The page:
When I previously wrote about earning trust with co-workers, a friend, a true leader in the public policy field, called to suggest that a closely related and equally important subject is restoring corporate trust.
I immediately went to sit on my front porch and think about his observation. I absolutely agree. The state of corporate morality is at a critical juncture, and there is a real need for companies to commit to the long-term process of regaining lost trust.
Can it be done? Not easily, that is for sure. And with the pressure from Wall Street to maximize earnings every 90 days, it will take special leadership of any publicly traded company to restore trust.
Here’s the background from my standpoint. In the late ’80s and early ’90s, many companies in the U.S. were striving to improve customer service, productivity, processes, employee satisfaction, and to help their people grow and succeed. Very admirable objectives, for sure! This was the Total Quality Movement that was gaining great attention.
It was exciting. We all felt it: that everyone can make a difference, everyone can satisfy a client. We were totally open to new ideas and found that the best ideas are bottom-up. Our co-workers became our internal clients, and we all strove for continuous improvement, individually and as a team.
The quality movement took hold more quickly and effectively in some companies than others, depending on leadership and other factors. In most companies, their people were becoming more excited, engaged, and working more purposefully and collaboratively. I believe most companies would have achieved significant improvement in their service, their productivity and their financial results.
What happened? Why did the quality movement — the emphasis on people, their development, and their ideas about how to improve customer service and productivity, and not simply quarterly numbers — disappear?
What I saw was this: The investment banking community asked CEOs and high-level corporate managers how much they were investing in “quality”; how did they know it would pay off, and how long would that take? Why not just acquire a competitor and then lay off people, to maximize profit?
The rest is history. Essentially, much of corporate America, spurred by the investment community, focused on growth by acquisition and reducing expenses by eliminating people — and ceased investing in their people and striving for continuous improvement as a team.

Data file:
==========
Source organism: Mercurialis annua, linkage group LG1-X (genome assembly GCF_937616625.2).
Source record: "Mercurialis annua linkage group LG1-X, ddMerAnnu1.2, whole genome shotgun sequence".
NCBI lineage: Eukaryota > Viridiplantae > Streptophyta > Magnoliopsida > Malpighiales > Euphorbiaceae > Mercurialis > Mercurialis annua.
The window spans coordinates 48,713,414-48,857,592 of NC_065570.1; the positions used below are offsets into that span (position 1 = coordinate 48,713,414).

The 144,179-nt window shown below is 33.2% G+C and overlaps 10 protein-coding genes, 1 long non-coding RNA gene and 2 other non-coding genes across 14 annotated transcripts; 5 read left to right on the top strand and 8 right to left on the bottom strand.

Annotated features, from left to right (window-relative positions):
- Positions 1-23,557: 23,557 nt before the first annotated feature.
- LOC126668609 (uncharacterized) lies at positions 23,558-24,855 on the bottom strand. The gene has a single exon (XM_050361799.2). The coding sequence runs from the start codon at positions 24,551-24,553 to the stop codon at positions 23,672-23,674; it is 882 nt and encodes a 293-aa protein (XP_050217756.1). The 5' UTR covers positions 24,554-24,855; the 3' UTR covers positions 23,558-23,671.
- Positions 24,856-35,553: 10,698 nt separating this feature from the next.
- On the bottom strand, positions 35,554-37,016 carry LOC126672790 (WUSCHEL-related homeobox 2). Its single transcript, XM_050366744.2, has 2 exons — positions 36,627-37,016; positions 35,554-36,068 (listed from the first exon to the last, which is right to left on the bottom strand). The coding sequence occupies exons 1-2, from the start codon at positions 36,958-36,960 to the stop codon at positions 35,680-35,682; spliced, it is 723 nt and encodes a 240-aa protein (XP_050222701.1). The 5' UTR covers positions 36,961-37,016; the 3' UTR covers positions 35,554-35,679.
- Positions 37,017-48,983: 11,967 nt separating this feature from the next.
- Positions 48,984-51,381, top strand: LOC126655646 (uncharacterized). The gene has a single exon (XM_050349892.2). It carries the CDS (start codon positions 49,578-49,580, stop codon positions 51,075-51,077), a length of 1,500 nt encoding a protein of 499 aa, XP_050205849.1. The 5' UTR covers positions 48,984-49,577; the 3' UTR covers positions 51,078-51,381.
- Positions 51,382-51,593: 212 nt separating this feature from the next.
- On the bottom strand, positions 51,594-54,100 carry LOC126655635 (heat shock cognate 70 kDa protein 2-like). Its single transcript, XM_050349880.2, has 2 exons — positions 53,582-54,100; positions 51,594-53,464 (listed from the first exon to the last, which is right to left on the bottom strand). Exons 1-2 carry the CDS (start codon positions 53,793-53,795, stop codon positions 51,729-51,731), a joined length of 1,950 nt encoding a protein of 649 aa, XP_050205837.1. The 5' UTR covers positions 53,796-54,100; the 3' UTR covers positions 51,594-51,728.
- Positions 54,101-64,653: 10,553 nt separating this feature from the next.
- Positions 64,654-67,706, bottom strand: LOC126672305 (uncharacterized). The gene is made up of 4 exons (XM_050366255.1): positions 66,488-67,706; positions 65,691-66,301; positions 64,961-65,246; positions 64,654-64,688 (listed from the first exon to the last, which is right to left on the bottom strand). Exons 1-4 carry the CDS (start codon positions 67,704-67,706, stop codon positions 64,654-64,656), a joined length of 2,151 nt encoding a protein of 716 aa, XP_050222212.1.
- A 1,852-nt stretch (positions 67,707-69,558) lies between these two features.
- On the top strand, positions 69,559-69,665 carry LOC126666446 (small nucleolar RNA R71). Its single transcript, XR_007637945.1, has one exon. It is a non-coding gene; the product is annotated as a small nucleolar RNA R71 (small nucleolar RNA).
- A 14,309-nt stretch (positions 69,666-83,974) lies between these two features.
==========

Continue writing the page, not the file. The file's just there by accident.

That was an expedient way to make money for their stockholders (and, while it was not discussed, a way for corporate management to become wealthy and for the investment community to make million-dollar fees).
And so the quality movement was replaced by the rush of acquisitions and layoffs. Layoffs by the thousands. Good people, who had been loyal to their companies, who were doing good work, who had families and outside responsibilities, and who did not deserve to be laid off.
I remember well, as I grew up in the business communities of New York and Chicago, counseling people to “choose the field you love, get with the best company in that field, do a great job, and make that your career — loyalty pays off!”
That was good advice — at the time!
Then came conglomeration, consolidation and the frenzy of acquisitions, and the enormous demand and pressure to meet or exceed quarterly earnings estimates for publicly traded companies.
There were no more guarantees that loyalty would pay off. In fact, way too often, just the opposite occurred. When I was in Chicago with Johnson & Higgins, I saw so many great companies that were not only Chicago institutions, but also in many cases were America’s institutions, that were taken over by new management. To drive expenses down, very often thousands of good people were let go. These were people who had been dedicated to their companies and were doing good work.
Today, a great many talented young people leave college and graduate schools with a strong desire to be in control of their own destiny, to be an entrepreneur or to join a small or midsize company. Sure, some want to go with a financial institution, consulting or marketing firm specifically for the experience and training, with the intent to leave and then join a startup or a smaller business. I’ve read that, currently, young people are in a job an average of 3.7 years.
Who can blame them? They know there is little assurance that loyalty will pay off.
Trust is gone in so many instances, often because of the actions and failures of the predecessors of today’s senior management, and there are plenty at the helm today who have done little to try to restore trust. Wall Street still influences senior management’s behaviors, every bit as much as it did during the past 30-plus years.
Can corporations regain the trust and loyalty of their people?
They certainly should try. Yes, in publicly owned companies, it will be challenging, and it will require exceptional leadership. Clearly, regaining the trust that has been lost over the past 30 or 40 years will take a strong unwavering commitment to restore that faith.